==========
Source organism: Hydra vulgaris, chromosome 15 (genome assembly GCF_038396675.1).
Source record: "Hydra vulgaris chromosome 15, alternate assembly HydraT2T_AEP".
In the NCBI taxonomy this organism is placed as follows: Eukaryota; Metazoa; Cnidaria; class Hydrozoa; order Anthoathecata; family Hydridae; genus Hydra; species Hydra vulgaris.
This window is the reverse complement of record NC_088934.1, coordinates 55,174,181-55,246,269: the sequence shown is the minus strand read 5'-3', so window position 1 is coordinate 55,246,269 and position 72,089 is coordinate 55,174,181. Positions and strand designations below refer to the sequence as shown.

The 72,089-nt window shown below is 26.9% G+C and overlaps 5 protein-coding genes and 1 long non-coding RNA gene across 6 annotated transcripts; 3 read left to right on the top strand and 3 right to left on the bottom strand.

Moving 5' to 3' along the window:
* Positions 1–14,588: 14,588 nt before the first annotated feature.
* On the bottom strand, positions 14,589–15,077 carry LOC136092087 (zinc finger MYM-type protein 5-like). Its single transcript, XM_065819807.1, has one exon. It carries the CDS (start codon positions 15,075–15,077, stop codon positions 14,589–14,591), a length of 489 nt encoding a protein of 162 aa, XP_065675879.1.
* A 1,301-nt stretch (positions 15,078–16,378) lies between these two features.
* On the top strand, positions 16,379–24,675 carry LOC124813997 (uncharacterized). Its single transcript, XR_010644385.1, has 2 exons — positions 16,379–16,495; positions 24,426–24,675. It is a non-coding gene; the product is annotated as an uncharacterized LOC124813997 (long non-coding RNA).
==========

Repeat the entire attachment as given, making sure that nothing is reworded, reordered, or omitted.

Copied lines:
Source organism: Hydra vulgaris, chromosome 15 (genome assembly GCF_038396675.1).
Source record: "Hydra vulgaris chromosome 15, alternate assembly HydraT2T_AEP".
In the NCBI taxonomy this organism is placed as follows: Eukaryota; Metazoa; Cnidaria; class Hydrozoa; order Anthoathecata; family Hydridae; genus Hydra; species Hydra vulgaris.
This window is the reverse complement of record NC_088934.1, coordinates 55,174,181-55,246,269: the sequence shown is the minus strand read 5'-3', so window position 1 is coordinate 55,246,269 and position 72,089 is coordinate 55,174,181. Positions and strand designations below refer to the sequence as shown.

The 72,089-nt window shown below is 26.9% G+C and overlaps 5 protein-coding genes and 1 long non-coding RNA gene across 6 annotated transcripts; 3 read left to right on the top strand and 3 right to left on the bottom strand.

Moving 5' to 3' along the window:
* Positions 1–14,588: 14,588 nt before the first annotated feature.
* On the bottom strand, positions 14,589–15,077 carry LOC136092087 (zinc finger MYM-type protein 5-like). Its single transcript, XM_065819807.1, has one exon. It carries the CDS (start codon positions 15,075–15,077, stop codon positions 14,589–14,591), a length of 489 nt encoding a protein of 162 aa, XP_065675879.1.
* A 1,301-nt stretch (positions 15,078–16,378) lies between these two features.
* On the top strand, positions 16,379–24,675 carry LOC124813997 (uncharacterized). Its single transcript, XR_010644385.1, has 2 exons — positions 16,379–16,495; positions 24,426–24,675. It is a non-coding gene; the product is annotated as an uncharacterized LOC124813997 (long non-coding RNA).